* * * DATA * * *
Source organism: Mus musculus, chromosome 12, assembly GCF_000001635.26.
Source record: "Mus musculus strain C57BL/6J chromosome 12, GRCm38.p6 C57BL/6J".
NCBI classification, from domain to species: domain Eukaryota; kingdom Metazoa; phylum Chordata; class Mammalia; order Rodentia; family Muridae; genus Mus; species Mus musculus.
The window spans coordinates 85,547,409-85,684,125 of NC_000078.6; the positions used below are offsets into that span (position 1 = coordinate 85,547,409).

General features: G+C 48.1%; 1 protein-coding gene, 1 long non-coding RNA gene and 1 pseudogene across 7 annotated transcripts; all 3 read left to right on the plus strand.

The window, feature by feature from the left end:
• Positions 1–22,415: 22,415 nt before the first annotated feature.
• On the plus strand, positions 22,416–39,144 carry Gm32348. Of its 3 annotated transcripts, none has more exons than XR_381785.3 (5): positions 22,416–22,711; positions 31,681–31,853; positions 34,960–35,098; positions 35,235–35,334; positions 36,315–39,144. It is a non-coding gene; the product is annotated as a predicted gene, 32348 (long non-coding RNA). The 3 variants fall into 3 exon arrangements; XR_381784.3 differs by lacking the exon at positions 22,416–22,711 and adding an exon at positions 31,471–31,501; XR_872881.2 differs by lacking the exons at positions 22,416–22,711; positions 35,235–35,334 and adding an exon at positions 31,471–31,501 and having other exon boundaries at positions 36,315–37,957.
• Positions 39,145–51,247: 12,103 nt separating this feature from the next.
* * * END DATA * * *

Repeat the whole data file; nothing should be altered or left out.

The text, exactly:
Source organism: Mus musculus, chromosome 12, assembly GCF_000001635.26.
Source record: "Mus musculus strain C57BL/6J chromosome 12, GRCm38.p6 C57BL/6J".
NCBI classification, from domain to species: domain Eukaryota; kingdom Metazoa; phylum Chordata; class Mammalia; order Rodentia; family Muridae; genus Mus; species Mus musculus.
The window spans coordinates 85,547,409-85,684,125 of NC_000078.6; the positions used below are offsets into that span (position 1 = coordinate 85,547,409).

General features: G+C 48.1%; 1 protein-coding gene, 1 long non-coding RNA gene and 1 pseudogene across 7 annotated transcripts; all 3 read left to right on the plus strand.

The window, feature by feature from the left end:
• Positions 1–22,415: 22,415 nt before the first annotated feature.
• On the plus strand, positions 22,416–39,144 carry Gm32348. Of its 3 annotated transcripts, none has more exons than XR_381785.3 (5): positions 22,416–22,711; positions 31,681–31,853; positions 34,960–35,098; positions 35,235–35,334; positions 36,315–39,144. It is a non-coding gene; the product is annotated as a predicted gene, 32348 (long non-coding RNA). The 3 variants fall into 3 exon arrangements; XR_381784.3 differs by lacking the exon at positions 22,416–22,711 and adding an exon at positions 31,471–31,501; XR_872881.2 differs by lacking the exons at positions 22,416–22,711; positions 35,235–35,334 and adding an exon at positions 31,471–31,501 and having other exon boundaries at positions 36,315–37,957.
• Positions 39,145–51,247: 12,103 nt separating this feature from the next.